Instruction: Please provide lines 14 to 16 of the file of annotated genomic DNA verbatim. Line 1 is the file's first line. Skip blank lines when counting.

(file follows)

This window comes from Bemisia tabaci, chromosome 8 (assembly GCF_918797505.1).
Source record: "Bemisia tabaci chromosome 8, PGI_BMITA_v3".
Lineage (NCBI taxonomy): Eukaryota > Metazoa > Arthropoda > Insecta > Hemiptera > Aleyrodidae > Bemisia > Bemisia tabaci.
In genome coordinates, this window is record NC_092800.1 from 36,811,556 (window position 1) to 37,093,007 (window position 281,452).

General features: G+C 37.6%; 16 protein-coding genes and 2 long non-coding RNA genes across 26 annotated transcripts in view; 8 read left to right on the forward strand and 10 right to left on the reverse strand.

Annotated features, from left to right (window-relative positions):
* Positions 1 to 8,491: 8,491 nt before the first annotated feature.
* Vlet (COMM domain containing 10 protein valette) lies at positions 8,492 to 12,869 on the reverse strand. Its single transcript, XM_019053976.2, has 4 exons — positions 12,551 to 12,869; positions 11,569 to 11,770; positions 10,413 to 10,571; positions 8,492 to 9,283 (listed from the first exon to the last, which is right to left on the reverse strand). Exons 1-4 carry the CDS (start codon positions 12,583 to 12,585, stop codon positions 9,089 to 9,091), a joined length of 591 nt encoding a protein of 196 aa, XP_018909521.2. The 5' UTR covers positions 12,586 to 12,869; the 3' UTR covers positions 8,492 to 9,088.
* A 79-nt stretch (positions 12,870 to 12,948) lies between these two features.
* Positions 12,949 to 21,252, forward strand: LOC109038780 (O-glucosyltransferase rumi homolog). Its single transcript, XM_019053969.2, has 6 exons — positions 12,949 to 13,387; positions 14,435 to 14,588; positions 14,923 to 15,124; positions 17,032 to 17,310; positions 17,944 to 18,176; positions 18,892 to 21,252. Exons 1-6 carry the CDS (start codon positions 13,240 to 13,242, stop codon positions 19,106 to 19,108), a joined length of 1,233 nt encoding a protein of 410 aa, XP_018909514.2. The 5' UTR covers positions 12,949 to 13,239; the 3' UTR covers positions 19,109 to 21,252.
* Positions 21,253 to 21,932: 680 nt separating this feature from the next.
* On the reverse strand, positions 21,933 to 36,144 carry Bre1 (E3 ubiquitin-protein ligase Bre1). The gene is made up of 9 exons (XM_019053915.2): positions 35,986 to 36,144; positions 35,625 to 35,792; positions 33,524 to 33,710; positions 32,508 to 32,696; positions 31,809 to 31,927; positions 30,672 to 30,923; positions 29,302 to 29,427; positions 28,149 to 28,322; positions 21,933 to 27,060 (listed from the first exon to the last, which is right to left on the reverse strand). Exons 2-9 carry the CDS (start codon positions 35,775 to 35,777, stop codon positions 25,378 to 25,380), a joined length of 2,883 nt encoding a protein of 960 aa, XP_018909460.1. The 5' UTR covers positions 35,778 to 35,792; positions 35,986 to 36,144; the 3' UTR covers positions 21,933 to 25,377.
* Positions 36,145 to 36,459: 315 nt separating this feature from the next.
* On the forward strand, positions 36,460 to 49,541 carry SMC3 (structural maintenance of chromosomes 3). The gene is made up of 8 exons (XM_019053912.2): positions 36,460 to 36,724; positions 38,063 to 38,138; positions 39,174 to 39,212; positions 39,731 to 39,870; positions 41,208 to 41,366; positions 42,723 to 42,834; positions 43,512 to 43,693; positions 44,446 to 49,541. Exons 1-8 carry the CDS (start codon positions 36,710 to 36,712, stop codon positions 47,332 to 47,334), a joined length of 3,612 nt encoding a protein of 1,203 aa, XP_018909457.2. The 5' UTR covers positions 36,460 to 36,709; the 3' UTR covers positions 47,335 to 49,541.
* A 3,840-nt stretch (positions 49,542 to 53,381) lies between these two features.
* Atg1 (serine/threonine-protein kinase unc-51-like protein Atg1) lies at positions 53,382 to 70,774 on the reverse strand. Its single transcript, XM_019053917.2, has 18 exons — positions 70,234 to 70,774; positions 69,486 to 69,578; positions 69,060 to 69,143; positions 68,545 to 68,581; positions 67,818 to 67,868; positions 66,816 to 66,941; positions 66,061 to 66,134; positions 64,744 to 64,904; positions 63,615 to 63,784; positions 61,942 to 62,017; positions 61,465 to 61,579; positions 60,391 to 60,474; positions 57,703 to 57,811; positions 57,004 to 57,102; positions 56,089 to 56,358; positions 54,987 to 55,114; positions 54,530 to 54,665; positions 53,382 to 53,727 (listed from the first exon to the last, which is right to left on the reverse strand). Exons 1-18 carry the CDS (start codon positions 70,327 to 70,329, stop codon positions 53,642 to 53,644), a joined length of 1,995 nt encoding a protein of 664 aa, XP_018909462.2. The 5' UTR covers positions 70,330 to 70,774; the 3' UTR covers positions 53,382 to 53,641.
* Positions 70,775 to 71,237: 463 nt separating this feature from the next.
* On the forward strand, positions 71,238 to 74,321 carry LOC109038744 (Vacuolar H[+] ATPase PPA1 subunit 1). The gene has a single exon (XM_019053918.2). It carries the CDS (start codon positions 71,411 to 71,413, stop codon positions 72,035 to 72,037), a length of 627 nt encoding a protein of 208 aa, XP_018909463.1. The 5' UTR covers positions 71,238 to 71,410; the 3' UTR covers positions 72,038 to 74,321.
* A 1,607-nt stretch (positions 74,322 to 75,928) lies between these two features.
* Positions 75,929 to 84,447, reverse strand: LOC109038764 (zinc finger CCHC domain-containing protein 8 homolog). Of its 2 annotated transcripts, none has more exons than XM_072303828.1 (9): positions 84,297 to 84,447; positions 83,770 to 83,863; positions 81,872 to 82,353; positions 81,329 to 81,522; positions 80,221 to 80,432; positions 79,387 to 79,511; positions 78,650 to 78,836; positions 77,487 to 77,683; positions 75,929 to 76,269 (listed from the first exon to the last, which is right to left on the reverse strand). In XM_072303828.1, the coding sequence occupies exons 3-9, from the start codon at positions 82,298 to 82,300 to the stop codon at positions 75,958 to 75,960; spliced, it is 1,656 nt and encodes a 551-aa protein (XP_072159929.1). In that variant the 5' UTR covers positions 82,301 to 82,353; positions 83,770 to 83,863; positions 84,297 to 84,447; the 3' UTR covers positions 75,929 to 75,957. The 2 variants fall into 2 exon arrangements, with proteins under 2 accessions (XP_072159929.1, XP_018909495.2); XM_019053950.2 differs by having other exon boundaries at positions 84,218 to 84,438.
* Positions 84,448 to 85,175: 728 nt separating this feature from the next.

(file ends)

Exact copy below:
* On the forward strand, positions 36,460 to 49,541 carry SMC3 (structural maintenance of chromosomes 3). The gene is made up of 8 exons (XM_019053912.2): positions 36,460 to 36,724; positions 38,063 to 38,138; positions 39,174 to 39,212; positions 39,731 to 39,870; positions 41,208 to 41,366; positions 42,723 to 42,834; positions 43,512 to 43,693; positions 44,446 to 49,541. Exons 1-8 carry the CDS (start codon positions 36,710 to 36,712, stop codon positions 47,332 to 47,334), a joined length of 3,612 nt encoding a protein of 1,203 aa, XP_018909457.2. The 5' UTR covers positions 36,460 to 36,709; the 3' UTR covers positions 47,335 to 49,541.
* A 3,840-nt stretch (positions 49,542 to 53,381) lies between these two features.
* Atg1 (serine/threonine-protein kinase unc-51-like protein Atg1) lies at positions 53,382 to 70,774 on the reverse strand. Its single transcript, XM_019053917.2, has 18 exons — positions 70,234 to 70,774; positions 69,486 to 69,578; positions 69,060 to 69,143; positions 68,545 to 68,581; positions 67,818 to 67,868; positions 66,816 to 66,941; positions 66,061 to 66,134; positions 64,744 to 64,904; positions 63,615 to 63,784; positions 61,942 to 62,017; positions 61,465 to 61,579; positions 60,391 to 60,474; positions 57,703 to 57,811; positions 57,004 to 57,102; positions 56,089 to 56,358; positions 54,987 to 55,114; positions 54,530 to 54,665; positions 53,382 to 53,727 (listed from the first exon to the last, which is right to left on the reverse strand). Exons 1-18 carry the CDS (start codon positions 70,327 to 70,329, stop codon positions 53,642 to 53,644), a joined length of 1,995 nt encoding a protein of 664 aa, XP_018909462.2. The 5' UTR covers positions 70,330 to 70,774; the 3' UTR covers positions 53,382 to 53,641.